Dorothea's expectations of married life are entirely dashed. Mr. Casaubon is not at all interested in elevating his wife's knowledge. He does not consider her someone capable of learning such as he. But just as devastating is Dorothea's gradual realization that Mr. Casaubon's lifelong labor of love, his Key to All Mythologies, is irrelevant and needless. She learns, from Mr. Casaubon's cousin, that the German scholars have long since discussed this topic and have shifted the intellectual debate to a new angle. Casaubon's unfinished work will add nothing to the conversation (especially since he cannot read the German texts). So, what great task, what lofty work, is there for Dorothea to even assist in? It is all for naught.
... had she not wished to marry him that she might help him in his life's labor?—But she had thought the work was to be something greater, which she could serve in devoutly for its own sake. Was it right, even to soothe his grief—would it be possible, even if she promised—to work as in a treadmill fruitlessly?
Eliot, however, is brilliant in her writing because, as horribly as she paints Mr. Casaubon, she doesn't make him the villain; she makes the reader actually sympathize with him. Though his behavior toward Dorothea is despicable, Eliot changes the perspective and reveals that Mr. Casaubon had his own expectations of marriage. He wanted a wife who would sit in awe of his writing and academic efforts.
Instead, Dorothea's efforts to assist and encourage strike him as a critique and interference. When she urges him to at last finish his book, he reacts defensively. Who was she to know when his notes and preparation were ready? He already felt internally insecure about his project ... he didn't even want to voice to himself that his book would never bring him the fame and respect he desired. How much worse to have his wife, whom he expected to be his ally and supporter, be the judge--she who knew so little?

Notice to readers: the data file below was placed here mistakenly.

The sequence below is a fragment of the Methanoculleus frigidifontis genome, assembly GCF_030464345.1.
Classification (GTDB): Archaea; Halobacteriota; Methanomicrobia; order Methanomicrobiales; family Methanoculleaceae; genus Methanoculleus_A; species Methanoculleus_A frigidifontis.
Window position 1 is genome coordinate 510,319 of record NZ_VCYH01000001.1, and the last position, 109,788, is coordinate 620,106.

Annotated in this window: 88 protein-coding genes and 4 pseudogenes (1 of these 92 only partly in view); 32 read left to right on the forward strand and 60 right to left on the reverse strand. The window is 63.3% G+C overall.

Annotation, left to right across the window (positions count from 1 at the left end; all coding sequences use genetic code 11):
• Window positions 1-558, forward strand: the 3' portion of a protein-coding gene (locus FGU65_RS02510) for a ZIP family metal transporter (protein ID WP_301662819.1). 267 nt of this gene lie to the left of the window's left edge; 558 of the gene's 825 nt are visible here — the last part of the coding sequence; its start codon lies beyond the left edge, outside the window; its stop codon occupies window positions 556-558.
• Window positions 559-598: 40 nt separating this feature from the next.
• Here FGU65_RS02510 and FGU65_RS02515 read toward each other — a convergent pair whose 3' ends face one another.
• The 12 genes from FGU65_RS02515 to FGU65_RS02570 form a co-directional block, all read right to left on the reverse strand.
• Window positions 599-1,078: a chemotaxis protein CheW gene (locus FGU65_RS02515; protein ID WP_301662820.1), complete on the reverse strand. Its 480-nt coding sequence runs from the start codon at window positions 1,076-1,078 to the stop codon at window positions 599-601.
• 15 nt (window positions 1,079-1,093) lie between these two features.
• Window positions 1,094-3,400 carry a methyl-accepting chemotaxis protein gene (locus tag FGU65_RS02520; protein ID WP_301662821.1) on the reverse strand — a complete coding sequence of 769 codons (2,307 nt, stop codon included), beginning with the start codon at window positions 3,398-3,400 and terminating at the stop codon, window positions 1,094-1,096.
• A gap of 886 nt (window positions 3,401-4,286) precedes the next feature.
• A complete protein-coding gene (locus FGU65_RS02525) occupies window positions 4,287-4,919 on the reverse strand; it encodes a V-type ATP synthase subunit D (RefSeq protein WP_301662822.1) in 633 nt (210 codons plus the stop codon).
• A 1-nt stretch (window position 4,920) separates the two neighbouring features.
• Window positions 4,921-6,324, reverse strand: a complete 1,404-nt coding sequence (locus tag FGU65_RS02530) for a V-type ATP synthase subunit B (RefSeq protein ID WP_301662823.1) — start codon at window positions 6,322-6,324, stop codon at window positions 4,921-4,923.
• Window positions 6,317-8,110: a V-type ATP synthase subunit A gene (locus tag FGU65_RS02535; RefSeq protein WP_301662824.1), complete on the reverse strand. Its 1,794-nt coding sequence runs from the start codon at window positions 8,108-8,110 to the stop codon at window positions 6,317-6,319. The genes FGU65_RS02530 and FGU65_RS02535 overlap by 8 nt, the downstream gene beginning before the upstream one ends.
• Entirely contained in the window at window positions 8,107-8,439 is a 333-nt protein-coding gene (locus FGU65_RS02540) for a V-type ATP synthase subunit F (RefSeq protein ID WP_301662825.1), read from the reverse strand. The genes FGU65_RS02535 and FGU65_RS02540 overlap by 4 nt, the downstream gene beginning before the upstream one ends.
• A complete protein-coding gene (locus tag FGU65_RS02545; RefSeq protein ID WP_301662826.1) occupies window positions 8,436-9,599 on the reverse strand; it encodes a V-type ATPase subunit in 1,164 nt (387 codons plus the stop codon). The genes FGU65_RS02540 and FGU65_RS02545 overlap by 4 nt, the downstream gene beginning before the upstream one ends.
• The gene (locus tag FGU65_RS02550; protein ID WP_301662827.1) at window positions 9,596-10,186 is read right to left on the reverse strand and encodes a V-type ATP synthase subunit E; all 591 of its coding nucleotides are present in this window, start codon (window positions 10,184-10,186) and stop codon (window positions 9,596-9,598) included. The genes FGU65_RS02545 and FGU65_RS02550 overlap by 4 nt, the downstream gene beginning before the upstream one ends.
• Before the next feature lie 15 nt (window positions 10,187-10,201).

He distrusted her affection; and what loneliness is more lonely than distrust?
Dorothea's character finds a parallel in the figure of Tertius Lydgate, a newcomer to Middlemarch. Lydgate is a doctor who, like Dorothea, hopes to do great things to help others. He desires to advance in the medical field, to help others through his research. He cares for his patients and sincerely seeks the best remedy for their conditions (not just prescribing medicine in order to get some extra cash in his pocket, as his colleagues do).
Lydgate doesn't intend to marry, since he wants to devote his energy and time to the medical cause. But then he meets Rosamond Vincy. She is Dorothea's foil; where Dorothea constantly gives and gives of herself, Rosamond seeks to gain. Her expectations are to climb the social ladder of society and, similar to Dorothea, she cannot do that on her own as a woman. She needs a husband who will elevate her to the upper echelon of society. Rosamond sets her sight on Lydgate, whom she believes is wealthy and from a high, respectable family.
|Rosamond and Lydgate|
Rosamond is a pupil of a woman's school and knows just the right way to turn her delicate head to give her profile its best advantage. She has rejected all the Middlemarch suitors: she wants an outsider who will get her out of this provincial town. She acts as though she is playing a part in a play ... and she is the star.
Lydgate completely falls for her charms. He marries Rosamond, confident that he has found "perfect womanhood." His expectations for marriage are high.